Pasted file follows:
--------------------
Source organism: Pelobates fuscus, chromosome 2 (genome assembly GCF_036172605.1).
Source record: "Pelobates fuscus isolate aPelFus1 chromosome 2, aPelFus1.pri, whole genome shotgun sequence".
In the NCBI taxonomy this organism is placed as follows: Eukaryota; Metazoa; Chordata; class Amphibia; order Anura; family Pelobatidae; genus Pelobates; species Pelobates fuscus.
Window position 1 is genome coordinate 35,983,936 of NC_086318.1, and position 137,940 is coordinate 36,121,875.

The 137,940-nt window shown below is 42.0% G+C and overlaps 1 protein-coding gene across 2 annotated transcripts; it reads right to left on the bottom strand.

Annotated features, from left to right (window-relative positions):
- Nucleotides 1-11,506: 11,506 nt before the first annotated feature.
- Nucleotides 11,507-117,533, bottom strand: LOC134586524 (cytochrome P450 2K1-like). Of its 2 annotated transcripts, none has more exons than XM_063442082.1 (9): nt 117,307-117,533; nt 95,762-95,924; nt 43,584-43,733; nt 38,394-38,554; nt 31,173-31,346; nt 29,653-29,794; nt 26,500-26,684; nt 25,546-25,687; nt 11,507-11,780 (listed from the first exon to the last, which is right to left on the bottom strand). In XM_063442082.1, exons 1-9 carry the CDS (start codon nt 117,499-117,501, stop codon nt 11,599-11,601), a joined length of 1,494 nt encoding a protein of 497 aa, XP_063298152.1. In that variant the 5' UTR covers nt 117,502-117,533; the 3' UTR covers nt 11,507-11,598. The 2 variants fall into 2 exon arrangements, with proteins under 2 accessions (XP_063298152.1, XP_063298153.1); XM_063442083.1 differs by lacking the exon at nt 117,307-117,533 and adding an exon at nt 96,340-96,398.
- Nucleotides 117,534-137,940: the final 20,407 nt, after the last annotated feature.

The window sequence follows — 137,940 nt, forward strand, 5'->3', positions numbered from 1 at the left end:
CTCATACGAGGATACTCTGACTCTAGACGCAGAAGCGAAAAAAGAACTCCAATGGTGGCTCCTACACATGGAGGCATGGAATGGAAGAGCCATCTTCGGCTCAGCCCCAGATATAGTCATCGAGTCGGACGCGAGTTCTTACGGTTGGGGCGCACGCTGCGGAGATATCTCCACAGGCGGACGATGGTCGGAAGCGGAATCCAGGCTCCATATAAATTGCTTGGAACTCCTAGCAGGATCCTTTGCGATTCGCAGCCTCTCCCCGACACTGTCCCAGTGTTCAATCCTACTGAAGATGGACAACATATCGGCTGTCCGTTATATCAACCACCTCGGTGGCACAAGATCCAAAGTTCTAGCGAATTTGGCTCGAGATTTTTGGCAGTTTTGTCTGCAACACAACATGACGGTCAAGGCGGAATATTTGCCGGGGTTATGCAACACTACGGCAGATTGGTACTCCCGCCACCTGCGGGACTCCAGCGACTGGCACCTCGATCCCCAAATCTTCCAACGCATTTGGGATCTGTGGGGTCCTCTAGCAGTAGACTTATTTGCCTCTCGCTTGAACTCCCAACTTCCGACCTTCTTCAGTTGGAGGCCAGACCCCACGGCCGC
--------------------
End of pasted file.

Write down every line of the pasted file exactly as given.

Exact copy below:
Source organism: Pelobates fuscus, chromosome 2 (genome assembly GCF_036172605.1).
Source record: "Pelobates fuscus isolate aPelFus1 chromosome 2, aPelFus1.pri, whole genome shotgun sequence".
In the NCBI taxonomy this organism is placed as follows: Eukaryota; Metazoa; Chordata; class Amphibia; order Anura; family Pelobatidae; genus Pelobates; species Pelobates fuscus.
Window position 1 is genome coordinate 35,983,936 of NC_086318.1, and position 137,940 is coordinate 36,121,875.

The 137,940-nt window shown below is 42.0% G+C and overlaps 1 protein-coding gene across 2 annotated transcripts; it reads right to left on the bottom strand.

Annotated features, from left to right (window-relative positions):
- Nucleotides 1-11,506: 11,506 nt before the first annotated feature.
- Nucleotides 11,507-117,533, bottom strand: LOC134586524 (cytochrome P450 2K1-like). Of its 2 annotated transcripts, none has more exons than XM_063442082.1 (9): nt 117,307-117,533; nt 95,762-95,924; nt 43,584-43,733; nt 38,394-38,554; nt 31,173-31,346; nt 29,653-29,794; nt 26,500-26,684; nt 25,546-25,687; nt 11,507-11,780 (listed from the first exon to the last, which is right to left on the bottom strand). In XM_063442082.1, exons 1-9 carry the CDS (start codon nt 117,499-117,501, stop codon nt 11,599-11,601), a joined length of 1,494 nt encoding a protein of 497 aa, XP_063298152.1. In that variant the 5' UTR covers nt 117,502-117,533; the 3' UTR covers nt 11,507-11,598. The 2 variants fall into 2 exon arrangements, with proteins under 2 accessions (XP_063298152.1, XP_063298153.1); XM_063442083.1 differs by lacking the exon at nt 117,307-117,533 and adding an exon at nt 96,340-96,398.
- Nucleotides 117,534-137,940: the final 20,407 nt, after the last annotated feature.

The window sequence follows — 137,940 nt, forward strand, 5'->3', positions numbered from 1 at the left end:
CTCATACGAGGATACTCTGACTCTAGACGCAGAAGCGAAAAAAGAACTCCAATGGTGGCTCCTACACATGGAGGCATGGAATGGAAGAGCCATCTTCGGCTCAGCCCCAGATATAGTCATCGAGTCGGACGCGAGTTCTTACGGTTGGGGCGCACGCTGCGGAGATATCTCCACAGGCGGACGATGGTCGGAAGCGGAATCCAGGCTCCATATAAATTGCTTGGAACTCCTAGCAGGATCCTTTGCGATTCGCAGCCTCTCCCCGACACTGTCCCAGTGTTCAATCCTACTGAAGATGGACAACATATCGGCTGTCCGTTATATCAACCACCTCGGTGGCACAAGATCCAAAGTTCTAGCGAATTTGGCTCGAGATTTTTGGCAGTTTTGTCTGCAACACAACATGACGGTCAAGGCGGAATATTTGCCGGGGTTATGCAACACTACGGCAGATTGGTACTCCCGCCACCTGCGGGACTCCAGCGACTGGCACCTCGATCCCCAAATCTTCCAACGCATTTGGGATCTGTGGGGTCCTCTAGCAGTAGACTTATTTGCCTCTCGCTTGAACTCCCAACTTCCGACCTTCTTCAGTTGGAGGCCAGACCCCACGGCCGC